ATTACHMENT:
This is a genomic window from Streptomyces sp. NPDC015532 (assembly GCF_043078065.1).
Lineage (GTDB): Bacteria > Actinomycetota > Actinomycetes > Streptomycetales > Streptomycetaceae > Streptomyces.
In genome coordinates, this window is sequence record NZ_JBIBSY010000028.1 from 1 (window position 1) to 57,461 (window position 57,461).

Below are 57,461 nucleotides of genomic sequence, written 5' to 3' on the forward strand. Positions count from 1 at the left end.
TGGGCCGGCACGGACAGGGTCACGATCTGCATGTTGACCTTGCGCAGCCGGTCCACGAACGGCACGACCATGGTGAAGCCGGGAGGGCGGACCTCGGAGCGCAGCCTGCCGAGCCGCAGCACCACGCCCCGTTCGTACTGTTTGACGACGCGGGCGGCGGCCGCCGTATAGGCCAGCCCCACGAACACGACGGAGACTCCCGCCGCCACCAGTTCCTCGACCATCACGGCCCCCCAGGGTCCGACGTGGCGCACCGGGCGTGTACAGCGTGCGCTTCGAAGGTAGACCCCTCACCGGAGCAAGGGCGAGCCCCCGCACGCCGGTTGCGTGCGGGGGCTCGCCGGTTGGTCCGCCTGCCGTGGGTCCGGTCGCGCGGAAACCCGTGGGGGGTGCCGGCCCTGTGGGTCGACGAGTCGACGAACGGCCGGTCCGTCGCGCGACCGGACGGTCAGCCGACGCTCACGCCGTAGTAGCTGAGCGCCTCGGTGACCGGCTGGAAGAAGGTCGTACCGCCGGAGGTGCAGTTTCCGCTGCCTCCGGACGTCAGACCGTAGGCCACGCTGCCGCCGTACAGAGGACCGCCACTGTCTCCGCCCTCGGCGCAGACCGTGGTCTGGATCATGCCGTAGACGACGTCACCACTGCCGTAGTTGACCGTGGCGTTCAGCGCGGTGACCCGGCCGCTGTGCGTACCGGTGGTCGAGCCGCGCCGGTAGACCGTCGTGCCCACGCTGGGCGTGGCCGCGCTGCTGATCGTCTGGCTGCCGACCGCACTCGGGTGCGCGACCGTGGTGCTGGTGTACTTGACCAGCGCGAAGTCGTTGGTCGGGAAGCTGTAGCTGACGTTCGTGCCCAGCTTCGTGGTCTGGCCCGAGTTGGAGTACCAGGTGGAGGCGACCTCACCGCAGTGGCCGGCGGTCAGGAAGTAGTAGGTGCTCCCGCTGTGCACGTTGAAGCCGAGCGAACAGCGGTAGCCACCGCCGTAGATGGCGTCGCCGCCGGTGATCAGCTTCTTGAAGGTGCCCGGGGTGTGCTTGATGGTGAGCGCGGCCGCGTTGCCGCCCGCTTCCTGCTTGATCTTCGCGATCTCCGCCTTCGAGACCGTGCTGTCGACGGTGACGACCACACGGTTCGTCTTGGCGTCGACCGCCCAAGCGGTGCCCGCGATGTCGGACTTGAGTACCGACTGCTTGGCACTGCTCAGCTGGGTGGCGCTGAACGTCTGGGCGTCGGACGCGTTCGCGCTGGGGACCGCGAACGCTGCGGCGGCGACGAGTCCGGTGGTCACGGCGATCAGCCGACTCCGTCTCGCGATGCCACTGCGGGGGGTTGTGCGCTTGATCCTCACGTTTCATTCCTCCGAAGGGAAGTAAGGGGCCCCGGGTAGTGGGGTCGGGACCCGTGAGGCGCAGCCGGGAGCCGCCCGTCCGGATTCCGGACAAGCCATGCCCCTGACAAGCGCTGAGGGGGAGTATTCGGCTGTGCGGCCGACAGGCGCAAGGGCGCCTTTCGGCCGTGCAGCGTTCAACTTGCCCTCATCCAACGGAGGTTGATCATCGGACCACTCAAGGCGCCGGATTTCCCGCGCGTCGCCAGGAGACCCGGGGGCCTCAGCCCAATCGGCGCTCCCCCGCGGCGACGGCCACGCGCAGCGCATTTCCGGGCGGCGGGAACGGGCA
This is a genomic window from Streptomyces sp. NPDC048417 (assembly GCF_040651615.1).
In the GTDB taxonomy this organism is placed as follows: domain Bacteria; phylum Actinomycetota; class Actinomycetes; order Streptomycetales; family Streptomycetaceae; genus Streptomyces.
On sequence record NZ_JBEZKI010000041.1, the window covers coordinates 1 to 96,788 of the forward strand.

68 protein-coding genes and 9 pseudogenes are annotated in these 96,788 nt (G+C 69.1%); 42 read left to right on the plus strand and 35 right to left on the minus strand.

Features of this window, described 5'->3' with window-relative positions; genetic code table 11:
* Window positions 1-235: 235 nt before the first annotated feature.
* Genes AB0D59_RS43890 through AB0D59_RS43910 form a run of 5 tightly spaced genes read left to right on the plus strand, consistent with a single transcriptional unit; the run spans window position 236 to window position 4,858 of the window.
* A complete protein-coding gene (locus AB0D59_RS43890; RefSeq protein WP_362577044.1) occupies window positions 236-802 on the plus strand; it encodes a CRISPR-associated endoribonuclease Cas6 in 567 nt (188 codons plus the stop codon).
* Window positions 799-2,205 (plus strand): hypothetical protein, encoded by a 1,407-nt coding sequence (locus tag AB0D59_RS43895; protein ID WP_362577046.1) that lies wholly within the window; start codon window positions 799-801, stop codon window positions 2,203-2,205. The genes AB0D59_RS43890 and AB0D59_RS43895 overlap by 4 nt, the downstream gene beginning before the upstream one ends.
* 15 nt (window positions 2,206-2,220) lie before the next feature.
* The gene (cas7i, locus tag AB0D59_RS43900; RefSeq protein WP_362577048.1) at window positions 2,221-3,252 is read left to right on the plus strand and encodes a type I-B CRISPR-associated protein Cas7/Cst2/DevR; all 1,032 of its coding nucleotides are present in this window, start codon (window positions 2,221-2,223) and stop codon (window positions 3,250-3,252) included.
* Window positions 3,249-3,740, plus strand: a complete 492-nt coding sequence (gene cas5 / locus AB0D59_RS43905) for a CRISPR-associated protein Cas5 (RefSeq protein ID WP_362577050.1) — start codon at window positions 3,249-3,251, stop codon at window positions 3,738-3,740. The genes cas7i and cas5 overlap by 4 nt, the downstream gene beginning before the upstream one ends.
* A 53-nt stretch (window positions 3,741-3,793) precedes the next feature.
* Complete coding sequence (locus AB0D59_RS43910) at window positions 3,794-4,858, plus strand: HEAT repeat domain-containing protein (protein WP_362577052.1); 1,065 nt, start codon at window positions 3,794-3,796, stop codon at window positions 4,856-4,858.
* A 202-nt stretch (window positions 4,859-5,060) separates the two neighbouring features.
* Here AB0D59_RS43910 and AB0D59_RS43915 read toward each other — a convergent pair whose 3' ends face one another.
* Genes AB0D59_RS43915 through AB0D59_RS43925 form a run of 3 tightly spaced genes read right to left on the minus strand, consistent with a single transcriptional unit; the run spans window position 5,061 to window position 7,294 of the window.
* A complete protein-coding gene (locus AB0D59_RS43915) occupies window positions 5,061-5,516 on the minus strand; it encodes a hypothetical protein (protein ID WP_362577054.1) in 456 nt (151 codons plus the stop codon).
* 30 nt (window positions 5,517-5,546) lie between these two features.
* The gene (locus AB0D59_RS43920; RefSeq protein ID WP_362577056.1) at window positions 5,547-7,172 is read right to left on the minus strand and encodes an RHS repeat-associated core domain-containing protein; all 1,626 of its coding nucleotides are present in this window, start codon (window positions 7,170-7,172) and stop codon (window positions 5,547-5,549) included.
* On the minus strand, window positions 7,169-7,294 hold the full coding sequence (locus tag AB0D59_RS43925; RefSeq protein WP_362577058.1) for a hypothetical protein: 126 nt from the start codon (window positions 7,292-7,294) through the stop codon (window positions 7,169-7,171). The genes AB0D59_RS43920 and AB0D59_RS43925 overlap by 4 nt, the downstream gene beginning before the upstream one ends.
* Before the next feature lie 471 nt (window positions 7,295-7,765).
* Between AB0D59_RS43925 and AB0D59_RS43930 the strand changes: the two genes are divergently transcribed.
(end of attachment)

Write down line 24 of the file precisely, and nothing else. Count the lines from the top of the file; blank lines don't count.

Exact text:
* 30 nt (window positions 5,517-5,546) lie between these two features.